Larry Oda (right) takes part in the procession on Alvarado Mall during Monterey’s Japanese American Heritage Days event.
By Wendy Brickman, Contributor
The first-ever Japanese American Heritage Days event was held on May 3 and 4 at Monterey’s Old Fisherman’s Wharf in a celebration of Japanese culture that attracted thousands of attendees.
Co-sponsored by Monterey’s Old Fisherman’s Wharf Assn. and the JACL of the Monterey Peninsula, the weekend’s festivities included taiko drum performances, interactive and educational presentations by local historians and authors, cooking demonstrations, Japanese Ikebana and bonsai exhibits, live musical performances, gyotaku (Japanese stencil fish painting) and a traditional Japanese tea ceremony. In addition, whale watching and sport fishing trips were also taken by visitors.
Kicking off the festivities was the ceremonial Kagami Wari (opening of the sake cask), which was provided by Ozeki Sake from Hollister, Calif. On hand to welcome attendees were Mary Alice Cerrito Fettis, president of Monterey’s Old Fisherman’s Wharf Assn.; Jeff Uchida, president of JACL-Monterey; Monterey Mayor Chuck della Sala; Japan Consul General Masato Watanabe; former Monterey Mayor Dan Albert; local historian Tim Thomas; and a delegation from Tateyama, Japan.
The Japan delegation was on hand to formally present a beautifully hand-crafted and -painted traditional-style Japanese Maiwai jacket. Saturday’s festivities also included a colorful procession featuring dignitaries, lion dancers and musicians that began at the Wharf and continued through downtown Monterey to the JACL Hall in Monterey, where a special reception was held.
“We are so pleased to present this outstanding event with the Japanese American Citizens League to our community and all of the visitors to Monterey,” said Fettis. “We very much look forward to working with them again next year!”
Added former JACL National President Larry Oda, “This was a wonderful event to celebrate and share the rich cultural heritage of the Japanese on the Monterey Peninsula and to remember the important contribution and leadership of the early Japanese immigrants to the development of the fishery in the region.”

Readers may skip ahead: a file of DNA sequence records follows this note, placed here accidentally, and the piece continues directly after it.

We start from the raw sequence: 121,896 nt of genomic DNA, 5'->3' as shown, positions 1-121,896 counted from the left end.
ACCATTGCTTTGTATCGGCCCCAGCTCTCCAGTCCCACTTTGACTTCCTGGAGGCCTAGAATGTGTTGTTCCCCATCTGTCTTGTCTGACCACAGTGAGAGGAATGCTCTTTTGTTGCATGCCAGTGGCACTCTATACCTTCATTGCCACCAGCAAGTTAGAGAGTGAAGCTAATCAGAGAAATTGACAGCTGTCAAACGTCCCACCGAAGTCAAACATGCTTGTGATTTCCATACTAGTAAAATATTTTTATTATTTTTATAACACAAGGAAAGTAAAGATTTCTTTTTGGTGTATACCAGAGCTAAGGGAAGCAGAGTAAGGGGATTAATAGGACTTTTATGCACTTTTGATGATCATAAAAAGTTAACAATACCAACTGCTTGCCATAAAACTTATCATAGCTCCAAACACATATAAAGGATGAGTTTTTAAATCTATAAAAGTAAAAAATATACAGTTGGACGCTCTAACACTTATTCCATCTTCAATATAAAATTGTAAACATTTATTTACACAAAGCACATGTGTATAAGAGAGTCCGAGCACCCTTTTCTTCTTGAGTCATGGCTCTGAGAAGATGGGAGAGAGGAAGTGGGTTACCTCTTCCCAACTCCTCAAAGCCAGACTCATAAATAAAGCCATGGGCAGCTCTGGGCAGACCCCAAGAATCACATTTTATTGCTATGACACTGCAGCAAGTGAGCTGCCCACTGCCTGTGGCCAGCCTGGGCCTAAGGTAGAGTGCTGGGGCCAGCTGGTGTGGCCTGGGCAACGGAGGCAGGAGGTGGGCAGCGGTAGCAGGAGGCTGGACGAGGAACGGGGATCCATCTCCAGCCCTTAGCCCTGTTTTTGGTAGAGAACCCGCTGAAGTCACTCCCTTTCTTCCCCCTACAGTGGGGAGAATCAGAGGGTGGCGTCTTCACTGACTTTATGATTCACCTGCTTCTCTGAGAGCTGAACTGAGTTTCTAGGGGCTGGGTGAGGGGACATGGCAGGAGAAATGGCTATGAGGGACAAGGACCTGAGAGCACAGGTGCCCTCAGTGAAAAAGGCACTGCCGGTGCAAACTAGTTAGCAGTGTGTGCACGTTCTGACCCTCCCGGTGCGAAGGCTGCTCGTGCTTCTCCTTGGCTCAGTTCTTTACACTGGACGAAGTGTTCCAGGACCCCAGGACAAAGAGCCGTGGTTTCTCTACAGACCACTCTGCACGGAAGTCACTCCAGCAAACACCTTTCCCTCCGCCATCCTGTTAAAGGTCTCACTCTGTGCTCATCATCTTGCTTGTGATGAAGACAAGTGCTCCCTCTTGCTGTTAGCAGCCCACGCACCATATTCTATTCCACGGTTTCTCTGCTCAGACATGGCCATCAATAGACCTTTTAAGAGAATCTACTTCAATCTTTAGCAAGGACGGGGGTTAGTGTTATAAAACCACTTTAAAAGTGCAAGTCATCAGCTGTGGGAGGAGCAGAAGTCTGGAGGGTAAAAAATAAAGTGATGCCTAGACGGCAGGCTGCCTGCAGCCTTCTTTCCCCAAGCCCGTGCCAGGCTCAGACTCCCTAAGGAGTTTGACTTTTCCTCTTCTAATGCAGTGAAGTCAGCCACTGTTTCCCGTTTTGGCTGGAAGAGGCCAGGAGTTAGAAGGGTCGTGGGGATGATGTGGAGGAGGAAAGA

Prior to World War II, the Japanese had a dominating presence on Fisherman’s Wharf, as a majority of the businesses were owned or operated by Japanese. At the beginning of WWII, 120,000 people of Japanese heritage who lived on the Pacific coast of the United States were forcibly removed from their homes and livelihoods and incarcerated in internment camps and federal detention facilities for the duration of the war, thus ending the Japanese presence on the wharf. The U.S. government authorized the internment by issuing Executive Order 9066 on Feb. 19, 1942, shortly after Imperial Japan’s attack at Pearl Harbor.
After the war, many Japanese Americans returned to the Monterey Peninsula, encouraged by a welcome-back petition signed by approximately 1,000 local notables, including John Steinbeck and Edward “Doc” Ricketts. These petitions were recently discovered amongst documents housed in the JACL Heritage Museum by Tim Thomas, a local archivist and historian. Faced by the disappearance of the sardines (they run in cycles every 60 years approximately), the returning Japanese Americans ventured into other fisheries, pursued entry-level jobs such as gardening, re-started or opened retail businesses, gained employment with municipal agencies and established a presence in the medical professions.
The Japanese American Citizens League of the Monterey Peninsula was established in 1932 to provide leadership in the community. This organization grew out of a community group that helped the Issei (first-generation) community with the English language and provided immigration, tax and contract information. Today, the JACL building in Monterey is used as an Asian Cultural Center.
For more information, go to www.montereywharf.com.
Originally published on May 16, 2014